Streoscopic view: The Holy Carpet Parade before the departure of the pilgrims for Mecca on Collections Sphere from Khalili Collections
Published by Underwood & Underwood (London) Ltd. and with excerpts from ‘Egypt through the Stereoscope’ by James H. Breasted, PhD., this stereoview shows the Mahmal procession in Cairo.
Starting in the early 1880s, Underwood & Underwood were located in Ottawa, Kansas, and produced stereoscopes and stereoscopic images in their thousands.
The excerpt on the reverse gives a summary of the procession:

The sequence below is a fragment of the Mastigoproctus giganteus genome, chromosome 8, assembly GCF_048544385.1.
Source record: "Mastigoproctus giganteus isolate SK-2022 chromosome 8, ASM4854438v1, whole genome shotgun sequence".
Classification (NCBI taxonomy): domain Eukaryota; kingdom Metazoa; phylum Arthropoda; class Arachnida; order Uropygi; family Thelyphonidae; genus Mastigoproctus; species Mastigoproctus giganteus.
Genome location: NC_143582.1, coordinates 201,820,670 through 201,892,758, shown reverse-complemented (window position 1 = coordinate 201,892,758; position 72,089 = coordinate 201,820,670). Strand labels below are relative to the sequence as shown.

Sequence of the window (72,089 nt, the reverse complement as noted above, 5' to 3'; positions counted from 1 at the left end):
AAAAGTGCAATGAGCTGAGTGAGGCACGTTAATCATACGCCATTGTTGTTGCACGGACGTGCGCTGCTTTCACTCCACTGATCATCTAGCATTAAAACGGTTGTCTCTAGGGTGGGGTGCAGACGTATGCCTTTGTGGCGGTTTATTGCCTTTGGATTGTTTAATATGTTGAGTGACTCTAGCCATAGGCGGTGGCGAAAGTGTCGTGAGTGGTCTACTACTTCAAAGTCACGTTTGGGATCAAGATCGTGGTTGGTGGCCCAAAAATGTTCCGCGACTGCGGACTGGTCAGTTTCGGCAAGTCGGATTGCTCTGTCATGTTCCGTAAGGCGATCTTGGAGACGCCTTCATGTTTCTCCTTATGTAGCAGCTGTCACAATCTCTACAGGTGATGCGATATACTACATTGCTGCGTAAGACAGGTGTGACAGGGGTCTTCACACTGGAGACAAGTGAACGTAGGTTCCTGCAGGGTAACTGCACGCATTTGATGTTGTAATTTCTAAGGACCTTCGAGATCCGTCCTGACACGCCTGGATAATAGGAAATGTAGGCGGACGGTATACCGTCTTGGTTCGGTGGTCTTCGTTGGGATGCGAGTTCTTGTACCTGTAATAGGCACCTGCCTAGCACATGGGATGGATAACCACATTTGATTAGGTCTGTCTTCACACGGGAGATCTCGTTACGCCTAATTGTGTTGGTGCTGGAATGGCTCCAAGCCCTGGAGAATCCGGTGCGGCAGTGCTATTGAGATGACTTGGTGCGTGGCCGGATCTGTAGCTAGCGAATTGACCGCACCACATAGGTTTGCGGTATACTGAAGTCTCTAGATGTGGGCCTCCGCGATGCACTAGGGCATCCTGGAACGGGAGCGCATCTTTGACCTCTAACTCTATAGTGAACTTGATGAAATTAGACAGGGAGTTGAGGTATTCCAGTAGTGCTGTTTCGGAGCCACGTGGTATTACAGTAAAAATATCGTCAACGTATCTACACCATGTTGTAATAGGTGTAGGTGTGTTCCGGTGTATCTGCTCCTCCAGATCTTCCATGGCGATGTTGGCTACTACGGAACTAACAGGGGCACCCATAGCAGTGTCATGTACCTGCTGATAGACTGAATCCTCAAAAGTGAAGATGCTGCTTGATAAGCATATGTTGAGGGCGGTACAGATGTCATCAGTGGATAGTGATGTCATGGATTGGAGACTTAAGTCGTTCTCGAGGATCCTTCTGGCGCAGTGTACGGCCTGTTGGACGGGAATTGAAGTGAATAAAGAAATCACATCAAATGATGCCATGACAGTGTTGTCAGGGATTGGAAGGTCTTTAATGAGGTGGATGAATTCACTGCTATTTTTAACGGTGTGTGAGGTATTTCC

‘There is nothing in Cairo which so strikingly reminds us that we are in a country professing the religion of Mohammed, as the ceremonies connected with this pilgrimage to Mecca, the city where he so long labored… Every year at the expense of the Sultan a fine carpet or huge fabric for festooning the Kaaba at Mecca is made in this city, and we are now viewing the procession which is bearing it from the citadel to the mosque of the Hasanên, where the pieces will be sewed together and lined, in readiness for the departure of the pilgrims. We cannot here see the carpet itself, but the “mahmal” which accompanies it is even more sacred. We refer to the curious object which you see at the head of the long procession. It is a pyramid of woven fabric richly embroidered, surmounting a roughly cubical base, of the same material. The whole is stretched on a wooden frame, and contains nothing. Brazen ornaments at each corner and a similar adornment crowning a cylinder at the top complete the strange object. Attached to the ornament at the top are two copies of the Koran, the holy scripture of Islam. It is all mounted upon a magnificent camel, which is here so hidden by the mahmal and the crowd that you can scarcely see it at all. In this way the mahmal proceeds to Mecca with the pilgrims and with them also returns to Cairo…. It is the duty of every Moslem to undertake this pilgrimage at least once in his life.’